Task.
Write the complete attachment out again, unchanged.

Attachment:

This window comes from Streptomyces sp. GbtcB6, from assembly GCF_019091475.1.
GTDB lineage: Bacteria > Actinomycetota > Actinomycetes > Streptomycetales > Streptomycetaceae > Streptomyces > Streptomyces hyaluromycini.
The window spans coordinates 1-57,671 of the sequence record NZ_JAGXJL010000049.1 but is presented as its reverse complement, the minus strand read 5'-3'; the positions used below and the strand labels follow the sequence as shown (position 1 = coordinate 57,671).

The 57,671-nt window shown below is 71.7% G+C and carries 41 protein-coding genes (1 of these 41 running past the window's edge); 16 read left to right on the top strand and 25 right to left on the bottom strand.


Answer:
This window comes from Streptomyces sp. GbtcB6, from assembly GCF_019091475.1.
GTDB lineage: Bacteria > Actinomycetota > Actinomycetes > Streptomycetales > Streptomycetaceae > Streptomyces > Streptomyces hyaluromycini.
The window spans coordinates 1-57,671 of the sequence record NZ_JAGXJL010000049.1 but is presented as its reverse complement, the minus strand read 5'-3'; the positions used below and the strand labels follow the sequence as shown (position 1 = coordinate 57,671).

The 57,671-nt window shown below is 71.7% G+C and carries 41 protein-coding genes (1 of these 41 running past the window's edge); 16 read left to right on the top strand and 25 right to left on the bottom strand.